From true stories of the Brothers Grimm to a town full of cuckoo-clocks and Hitler’s holiday home, here are three of the best routes for an epic drive
1. The fairy tale route: Hanau to Bremen
Fly into Frankfurt to begin a 375-mile drive exploring the lives of Jakob and Wilhelm Grimm and the fairy tales they wrote (or, more accurately, curated) in the early 1800s. Little Red Riding Hood, Cinderella, Sleeping Beauty: one way or another, all the stories we grew up with originated here in these dark woods and medieval hilltop villages, as fact or fiction or something in between.
The route has some parts in common with a second trail, the Timber Frame route, which links many of the towns with the colourful, wooden-framed houses we think of as typical of old Germany.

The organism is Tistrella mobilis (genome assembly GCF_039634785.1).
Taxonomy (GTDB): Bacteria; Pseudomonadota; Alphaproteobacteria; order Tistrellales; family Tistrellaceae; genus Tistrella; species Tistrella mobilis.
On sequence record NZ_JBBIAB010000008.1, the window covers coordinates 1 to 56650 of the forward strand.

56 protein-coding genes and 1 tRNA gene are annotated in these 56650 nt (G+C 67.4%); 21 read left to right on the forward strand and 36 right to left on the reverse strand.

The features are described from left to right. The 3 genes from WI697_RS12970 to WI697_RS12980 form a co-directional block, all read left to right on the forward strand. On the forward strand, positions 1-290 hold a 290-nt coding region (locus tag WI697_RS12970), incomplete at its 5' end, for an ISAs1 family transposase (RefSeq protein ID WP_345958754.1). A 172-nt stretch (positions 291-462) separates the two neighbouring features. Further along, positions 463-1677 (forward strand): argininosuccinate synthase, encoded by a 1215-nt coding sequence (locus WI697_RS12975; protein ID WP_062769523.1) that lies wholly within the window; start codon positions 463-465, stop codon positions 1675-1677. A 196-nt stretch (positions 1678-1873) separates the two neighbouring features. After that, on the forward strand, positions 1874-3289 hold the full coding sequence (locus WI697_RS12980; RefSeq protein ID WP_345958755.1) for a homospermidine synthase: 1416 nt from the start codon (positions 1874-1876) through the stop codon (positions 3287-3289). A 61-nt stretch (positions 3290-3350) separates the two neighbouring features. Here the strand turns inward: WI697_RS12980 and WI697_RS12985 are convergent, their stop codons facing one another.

The Fairy Tale route starts in Hanau, 15 miles east of Frankfurt, where the Grimms were born, then moves first up the A66 to Steinau, where the Grimms’ old house is now a museum. Pretty much everywhere on the route has (supposed) connections to the Grimms or their tales. Alsfield has Little Red Riding Hood’s house; the Gothic castle-palace on the hill above Marburg could be where Cinderella’s prince lived; Bad Wildungen has a Snow White museum; Hamelin has silver rats inlaid in the pavements and guided tours by a self-styled Pied Piper. Of course.
The brilliantly named Grimm World in Kassel, meanwhile, includes the brothers’ original manuscripts as well as plenty of new interactive delights.
Each town and village has a genuine touch of magic in the unchanged architecture and atmosphere but none are above milking its fairy tale connections with mise-en-scene, fancy dress and re-enactments of the stories that made them famous.
True stories? Well, there really was a countess who had a stepmother, lived in a castle and was poisoned by an apple, whose father employed short, sturdy workers in his copper mines… But whether Snow White’s own castle in Weilburg is the real deal or not, there’s such a feeling of remoteness and timelessness across this whole region that you can’t help but feel some kind of magic in the air.